It is not much of a stretch to go beyond this simple adaptive system loop to incorporate additional means of manipulating a system’s characteristics by the users engaging with that system (e.g., in our game example, consider the qualitative expansion afforded by Second Life). Dynamically co-constructed adaptive worlds give both creators and consumers the ability to design or improvise new activities that honor specific abilities as they emerge. In John’s words: “In this framework, we start to build worlds that collaboratively participate in the (co-evolution) of our individual and collective abilities. At the simplest level, we no longer are forced to adapt to the worlds in which we live, play, learn, or work. The worlds now shift to meet our abilities, to anticipate whatever they are or what we want them to be” .
John saw this “ability centered” framing of interaction as a way to enrich the user-centered notions that currently drive much of design. He felt that “user centered” focused on modeling explicit, articulated needs. Evaluating designs (usually specifications) against the articulated model was often seen as sufficient. With ability-centered design, the question is not What qualities of the user will allow them to perform this task in the easiest fashion? but rather, What are the latent, masked needs, the unobservable, inconceivable needs? In ability-centered design, functional prototyping and evaluation by end users are paramount.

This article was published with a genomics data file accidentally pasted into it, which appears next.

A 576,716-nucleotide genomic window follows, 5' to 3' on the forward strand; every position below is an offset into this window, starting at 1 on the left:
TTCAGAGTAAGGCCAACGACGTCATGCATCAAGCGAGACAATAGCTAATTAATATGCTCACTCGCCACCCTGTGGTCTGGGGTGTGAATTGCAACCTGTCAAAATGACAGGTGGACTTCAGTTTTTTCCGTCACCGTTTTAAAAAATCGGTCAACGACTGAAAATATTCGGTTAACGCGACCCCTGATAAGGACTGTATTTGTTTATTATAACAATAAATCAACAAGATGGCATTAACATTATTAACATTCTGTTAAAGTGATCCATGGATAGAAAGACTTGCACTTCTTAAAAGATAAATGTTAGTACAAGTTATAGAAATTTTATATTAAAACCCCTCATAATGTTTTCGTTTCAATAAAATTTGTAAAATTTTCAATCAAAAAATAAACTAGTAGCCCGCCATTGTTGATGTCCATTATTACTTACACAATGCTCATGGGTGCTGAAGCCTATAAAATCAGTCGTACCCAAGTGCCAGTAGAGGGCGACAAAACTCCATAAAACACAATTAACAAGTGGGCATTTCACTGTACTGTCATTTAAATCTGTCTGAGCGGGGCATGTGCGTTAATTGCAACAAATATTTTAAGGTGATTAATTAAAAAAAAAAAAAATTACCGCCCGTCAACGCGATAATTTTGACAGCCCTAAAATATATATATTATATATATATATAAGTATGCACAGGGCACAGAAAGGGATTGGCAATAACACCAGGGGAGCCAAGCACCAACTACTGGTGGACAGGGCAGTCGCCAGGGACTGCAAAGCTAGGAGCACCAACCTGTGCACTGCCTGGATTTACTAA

What characterizes dynamically enabling adaptive worlds, and how can we even hope to design for them?
While static worlds are about objects and interactions, adaptive worlds are about flow and emergence. In a static world, objects are inflexible—they don’t have the ability to change or adapt built into them. In an adaptive world, objects and processes modify themselves based on information gleaned from people, either through sensing or explicit input. A service experience in an adaptive world would feel as though it had been custom-designed for every person. As each visitor entered the store, the environment would sense them and inform the staff of their preferences, their past purchases, etc.
Dynamically Enabling Flow
When John spoke of flow, he was referring to Mihály Csíkszentmihályi’s notion of flow : a correspondence between you and what you’re doing—where the challenge you face matches your ability. You enter into a separate mental space, and you move in a different way. You’re in the “zone.”